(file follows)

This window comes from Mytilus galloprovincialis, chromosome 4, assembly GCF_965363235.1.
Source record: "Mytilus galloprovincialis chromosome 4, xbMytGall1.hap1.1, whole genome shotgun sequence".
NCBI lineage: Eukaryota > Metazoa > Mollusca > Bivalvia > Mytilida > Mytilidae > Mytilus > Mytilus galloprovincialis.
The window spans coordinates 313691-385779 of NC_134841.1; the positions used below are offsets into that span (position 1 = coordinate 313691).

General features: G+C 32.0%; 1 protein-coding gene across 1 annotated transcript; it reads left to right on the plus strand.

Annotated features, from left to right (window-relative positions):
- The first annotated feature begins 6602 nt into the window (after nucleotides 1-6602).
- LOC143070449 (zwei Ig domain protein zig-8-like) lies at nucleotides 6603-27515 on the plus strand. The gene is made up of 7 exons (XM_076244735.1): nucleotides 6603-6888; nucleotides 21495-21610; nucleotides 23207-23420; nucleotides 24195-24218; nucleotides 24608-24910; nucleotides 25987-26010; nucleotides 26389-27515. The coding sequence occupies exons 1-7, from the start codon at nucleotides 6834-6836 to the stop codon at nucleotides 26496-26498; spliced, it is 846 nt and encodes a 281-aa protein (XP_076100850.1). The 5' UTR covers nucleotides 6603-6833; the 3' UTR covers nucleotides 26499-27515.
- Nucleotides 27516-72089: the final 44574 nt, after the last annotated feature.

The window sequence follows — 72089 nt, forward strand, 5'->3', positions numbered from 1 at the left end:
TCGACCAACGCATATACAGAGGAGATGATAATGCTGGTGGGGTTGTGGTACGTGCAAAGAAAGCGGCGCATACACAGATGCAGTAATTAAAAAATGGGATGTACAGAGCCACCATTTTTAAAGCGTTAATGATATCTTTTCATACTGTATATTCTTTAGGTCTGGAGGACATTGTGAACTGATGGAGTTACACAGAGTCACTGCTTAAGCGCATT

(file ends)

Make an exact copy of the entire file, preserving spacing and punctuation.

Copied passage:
This window comes from Mytilus galloprovincialis, chromosome 4, assembly GCF_965363235.1.
Source record: "Mytilus galloprovincialis chromosome 4, xbMytGall1.hap1.1, whole genome shotgun sequence".
NCBI lineage: Eukaryota > Metazoa > Mollusca > Bivalvia > Mytilida > Mytilidae > Mytilus > Mytilus galloprovincialis.
The window spans coordinates 313691-385779 of NC_134841.1; the positions used below are offsets into that span (position 1 = coordinate 313691).

General features: G+C 32.0%; 1 protein-coding gene across 1 annotated transcript; it reads left to right on the plus strand.

Annotated features, from left to right (window-relative positions):
- The first annotated feature begins 6602 nt into the window (after nucleotides 1-6602).
- LOC143070449 (zwei Ig domain protein zig-8-like) lies at nucleotides 6603-27515 on the plus strand. The gene is made up of 7 exons (XM_076244735.1): nucleotides 6603-6888; nucleotides 21495-21610; nucleotides 23207-23420; nucleotides 24195-24218; nucleotides 24608-24910; nucleotides 25987-26010; nucleotides 26389-27515. The coding sequence occupies exons 1-7, from the start codon at nucleotides 6834-6836 to the stop codon at nucleotides 26496-26498; spliced, it is 846 nt and encodes a 281-aa protein (XP_076100850.1). The 5' UTR covers nucleotides 6603-6833; the 3' UTR covers nucleotides 26499-27515.
- Nucleotides 27516-72089: the final 44574 nt, after the last annotated feature.

The window sequence follows — 72089 nt, forward strand, 5'->3', positions numbered from 1 at the left end:
TCGACCAACGCATATACAGAGGAGATGATAATGCTGGTGGGGTTGTGGTACGTGCAAAGAAAGCGGCGCATACACAGATGCAGTAATTAAAAAATGGGATGTACAGAGCCACCATTTTTAAAGCGTTAATGATATCTTTTCATACTGTATATTCTTTAGGTCTGGAGGACATTGTGAACTGATGGAGTTACACAGAGTCACTGCTTAAGCGCATT